Following preliminary literature research and qualitative ex-
pert interviews [n=6], a quantitative study was conducted
from Nov. – Dec. 2018.
Participants [n=515] were recruited among students and com-
panies using faculty email lists, paper form and social media.
Participants were asked to assess a total of 14 competencies,
knowledge resources and behaviours in their relevance for the
digitalized working world on a 6-tier scale. Correlations were
determined by calculating Chi-square according to Person and
Cramer’s V. Means were compared using T-Test and Levene.
& Method
Swetlana Franken & Malte Wattenberg
Bielefeld University of Applied Sciences
Faculty of Business and Health
Interaktion 1
33619 Bielefeld, Germany
Contact
Relevance Results
The overall goal of the project Women Resource 4.0 is to bet-
ter unlock the potential of qualified migrant and non-migrant
MINT women for shaping digitization and Industry 4.0 in orga-
nizations. With this goal, the project sets an example for equal
opportunities for young people, independent of their gender
and origin, an adequate employment of qualified migrant wo-
men, a better compatibility of family and work as well as a cul-
tural change in organisations.
Based on this, the following research question arises:
Are there any dierences in the perception of relevant
competencies for the digitalized working world according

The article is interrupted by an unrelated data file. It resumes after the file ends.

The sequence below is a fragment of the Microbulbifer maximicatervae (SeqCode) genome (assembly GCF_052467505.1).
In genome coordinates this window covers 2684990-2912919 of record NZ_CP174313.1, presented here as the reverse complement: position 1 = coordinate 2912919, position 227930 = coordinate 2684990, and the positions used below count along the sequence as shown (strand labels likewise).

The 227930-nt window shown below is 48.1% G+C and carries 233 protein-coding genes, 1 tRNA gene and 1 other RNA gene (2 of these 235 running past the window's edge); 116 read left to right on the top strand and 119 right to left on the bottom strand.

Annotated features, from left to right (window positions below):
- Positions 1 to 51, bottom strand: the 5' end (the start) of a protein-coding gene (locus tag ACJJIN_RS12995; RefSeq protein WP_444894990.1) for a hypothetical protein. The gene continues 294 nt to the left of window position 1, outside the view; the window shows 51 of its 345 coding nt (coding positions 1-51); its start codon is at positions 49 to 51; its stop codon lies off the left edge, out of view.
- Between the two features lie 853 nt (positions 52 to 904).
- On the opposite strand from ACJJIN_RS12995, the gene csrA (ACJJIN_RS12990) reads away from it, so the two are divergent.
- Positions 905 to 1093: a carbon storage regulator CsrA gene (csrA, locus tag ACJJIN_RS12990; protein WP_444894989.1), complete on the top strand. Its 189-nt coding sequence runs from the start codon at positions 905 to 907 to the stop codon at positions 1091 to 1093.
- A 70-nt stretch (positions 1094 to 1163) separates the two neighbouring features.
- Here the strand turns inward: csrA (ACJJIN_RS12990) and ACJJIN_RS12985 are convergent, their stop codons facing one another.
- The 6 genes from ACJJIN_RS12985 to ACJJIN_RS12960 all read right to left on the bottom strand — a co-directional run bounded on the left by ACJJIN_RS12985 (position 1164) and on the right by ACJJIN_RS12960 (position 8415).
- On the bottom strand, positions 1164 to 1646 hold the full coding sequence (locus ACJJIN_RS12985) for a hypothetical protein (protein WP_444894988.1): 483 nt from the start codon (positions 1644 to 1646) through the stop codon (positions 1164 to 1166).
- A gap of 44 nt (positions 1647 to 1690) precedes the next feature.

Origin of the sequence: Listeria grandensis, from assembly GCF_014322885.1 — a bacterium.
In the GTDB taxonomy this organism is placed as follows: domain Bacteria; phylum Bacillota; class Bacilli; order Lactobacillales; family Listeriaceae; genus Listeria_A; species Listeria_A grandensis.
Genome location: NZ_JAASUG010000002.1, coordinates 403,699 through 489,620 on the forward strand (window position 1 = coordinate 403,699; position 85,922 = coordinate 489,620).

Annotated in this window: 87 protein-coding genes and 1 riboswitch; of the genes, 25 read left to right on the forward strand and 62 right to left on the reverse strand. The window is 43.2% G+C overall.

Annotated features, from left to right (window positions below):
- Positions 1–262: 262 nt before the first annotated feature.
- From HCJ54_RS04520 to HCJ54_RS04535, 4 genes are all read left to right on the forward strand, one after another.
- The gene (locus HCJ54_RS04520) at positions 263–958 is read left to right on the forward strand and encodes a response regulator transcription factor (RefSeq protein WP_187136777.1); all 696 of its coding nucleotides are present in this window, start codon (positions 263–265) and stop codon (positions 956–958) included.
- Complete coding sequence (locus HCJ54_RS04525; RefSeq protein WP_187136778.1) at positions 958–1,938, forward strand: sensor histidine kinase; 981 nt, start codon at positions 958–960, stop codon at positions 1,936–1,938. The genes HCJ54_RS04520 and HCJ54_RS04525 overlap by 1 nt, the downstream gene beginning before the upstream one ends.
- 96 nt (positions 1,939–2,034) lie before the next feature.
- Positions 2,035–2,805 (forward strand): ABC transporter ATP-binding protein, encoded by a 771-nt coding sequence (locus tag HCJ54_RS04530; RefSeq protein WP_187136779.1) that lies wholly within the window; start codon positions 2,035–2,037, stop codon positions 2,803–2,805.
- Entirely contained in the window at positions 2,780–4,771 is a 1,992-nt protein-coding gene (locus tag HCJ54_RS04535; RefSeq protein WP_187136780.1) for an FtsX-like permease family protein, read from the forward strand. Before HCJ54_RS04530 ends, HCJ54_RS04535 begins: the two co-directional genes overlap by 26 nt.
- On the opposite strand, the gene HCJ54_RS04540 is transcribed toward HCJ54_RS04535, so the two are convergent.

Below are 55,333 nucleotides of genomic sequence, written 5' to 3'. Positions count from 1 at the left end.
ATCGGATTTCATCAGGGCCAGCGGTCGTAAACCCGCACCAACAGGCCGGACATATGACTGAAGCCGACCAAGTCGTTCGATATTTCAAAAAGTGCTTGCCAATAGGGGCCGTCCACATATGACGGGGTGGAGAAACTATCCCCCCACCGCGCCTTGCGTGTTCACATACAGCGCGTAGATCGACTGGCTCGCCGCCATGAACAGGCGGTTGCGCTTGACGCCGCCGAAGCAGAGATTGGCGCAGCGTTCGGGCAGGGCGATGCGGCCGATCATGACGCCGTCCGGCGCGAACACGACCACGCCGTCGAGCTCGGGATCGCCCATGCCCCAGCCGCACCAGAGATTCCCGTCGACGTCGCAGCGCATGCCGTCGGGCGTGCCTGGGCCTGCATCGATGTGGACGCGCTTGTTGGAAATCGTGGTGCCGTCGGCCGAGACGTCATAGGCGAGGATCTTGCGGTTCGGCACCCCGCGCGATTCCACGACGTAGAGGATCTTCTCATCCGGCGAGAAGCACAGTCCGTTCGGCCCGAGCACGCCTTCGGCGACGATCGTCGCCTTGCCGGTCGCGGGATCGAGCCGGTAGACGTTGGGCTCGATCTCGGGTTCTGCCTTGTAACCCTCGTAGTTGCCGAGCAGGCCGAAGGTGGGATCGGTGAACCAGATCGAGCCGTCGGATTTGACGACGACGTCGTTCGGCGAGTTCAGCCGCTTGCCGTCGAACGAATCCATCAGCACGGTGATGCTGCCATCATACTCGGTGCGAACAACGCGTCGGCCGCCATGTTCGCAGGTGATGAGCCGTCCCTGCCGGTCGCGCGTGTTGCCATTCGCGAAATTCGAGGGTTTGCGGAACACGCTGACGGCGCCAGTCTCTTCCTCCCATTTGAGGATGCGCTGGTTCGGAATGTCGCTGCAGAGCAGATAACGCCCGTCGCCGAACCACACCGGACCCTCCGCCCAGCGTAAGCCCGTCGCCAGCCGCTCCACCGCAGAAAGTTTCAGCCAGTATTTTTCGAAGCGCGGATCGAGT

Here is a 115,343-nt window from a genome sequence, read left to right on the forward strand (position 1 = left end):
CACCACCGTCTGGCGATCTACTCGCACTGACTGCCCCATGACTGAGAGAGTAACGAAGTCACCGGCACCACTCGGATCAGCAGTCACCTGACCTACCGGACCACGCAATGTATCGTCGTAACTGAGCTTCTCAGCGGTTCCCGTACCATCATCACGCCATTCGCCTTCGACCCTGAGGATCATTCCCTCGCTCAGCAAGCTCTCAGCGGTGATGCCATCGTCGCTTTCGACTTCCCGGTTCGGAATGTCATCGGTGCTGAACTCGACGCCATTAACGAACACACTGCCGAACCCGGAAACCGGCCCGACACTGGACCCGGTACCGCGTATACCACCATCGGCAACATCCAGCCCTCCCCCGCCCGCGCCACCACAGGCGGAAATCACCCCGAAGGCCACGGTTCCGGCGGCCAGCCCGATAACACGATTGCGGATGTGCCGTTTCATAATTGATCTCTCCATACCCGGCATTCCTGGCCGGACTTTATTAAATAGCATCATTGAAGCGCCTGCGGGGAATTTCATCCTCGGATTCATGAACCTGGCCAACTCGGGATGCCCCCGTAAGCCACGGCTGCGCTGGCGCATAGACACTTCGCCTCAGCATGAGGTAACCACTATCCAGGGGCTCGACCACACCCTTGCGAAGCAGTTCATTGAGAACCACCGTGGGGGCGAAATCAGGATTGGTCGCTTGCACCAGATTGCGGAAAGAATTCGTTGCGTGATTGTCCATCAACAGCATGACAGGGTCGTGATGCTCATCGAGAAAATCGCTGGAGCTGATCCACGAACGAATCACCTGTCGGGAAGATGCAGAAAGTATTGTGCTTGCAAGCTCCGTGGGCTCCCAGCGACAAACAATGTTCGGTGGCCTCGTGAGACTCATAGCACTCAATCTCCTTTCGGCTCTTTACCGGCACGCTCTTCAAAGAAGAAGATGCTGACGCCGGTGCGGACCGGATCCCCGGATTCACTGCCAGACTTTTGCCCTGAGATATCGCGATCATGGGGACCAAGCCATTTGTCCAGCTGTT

to gender, age, employment status and migration back-
ground?
Objective
https://women-ressource4-0.de
Women Ressource 4.0
The female students surveyed rate the skills required for the digitized world
of work particularly high.
Due to their skills and understanding of the concerns of the world of work 4.0,
women can act as capable leaders for the digitalised world of work, placing
particular emphasis on innovation, agility and interdisciplinarity.
Yet, it is crucial to make the world of work 4.0 participatory in the interest of
the people, involving all groups of employees - men and women, migrant
and non-migrant.
Age categories Sex Mig. backgr. Prof. position
male fem. with w/o. Corp. Stud. Oth.
No information 4 9 3 1
Generation Z 50 21 15 56 2 70 0
Generation Y 138 128 77 185 97 162 7
Generation X 79 31 17 93 93 4 12
Baby Boomer 39 25 3 60 58 0 6
Overall (515) 306 205 112 394 253 237 25
Competence Rating Among Students
Older participants (generation X, born 1964-1979) consider all competen-
cies to be more important than younger ones (generation Z, 1996-2009),
apart from IT and media competence. The items openness to change (T-Test
p=.004, Levene p=.004), self-organisation (T-Test p<.001, Levene p=.020)
and problem-solving competence (T-Test p=.011, Levene p=.019) show signi-
ficant correlation between age and assessment.
No correlation can be found regarding respondents’ migration back-
ground.
5,2
5,07
5,26
5,38
5,34
4,96
5,17
5,23
5,45
5,48
4,8 4,9 55,1 5,2 5,3 5,4 5,5
Ability to think in context
Ability to work in teams
Learning ability
Openness to change
IT- and media competence
female male
Additional Results and Conclusion
Demographic Data Highest Rated Competencies
Competence Rating Among Company Representatives
5,33
5,39
5,39
5,44
5,57
5,2 5,25 5,3 5,35 5,4 5,4 5 5,5 5,55 5,6
Communicative competence
IT- and media competence
Ability to think in context
Learning ability
Openness to change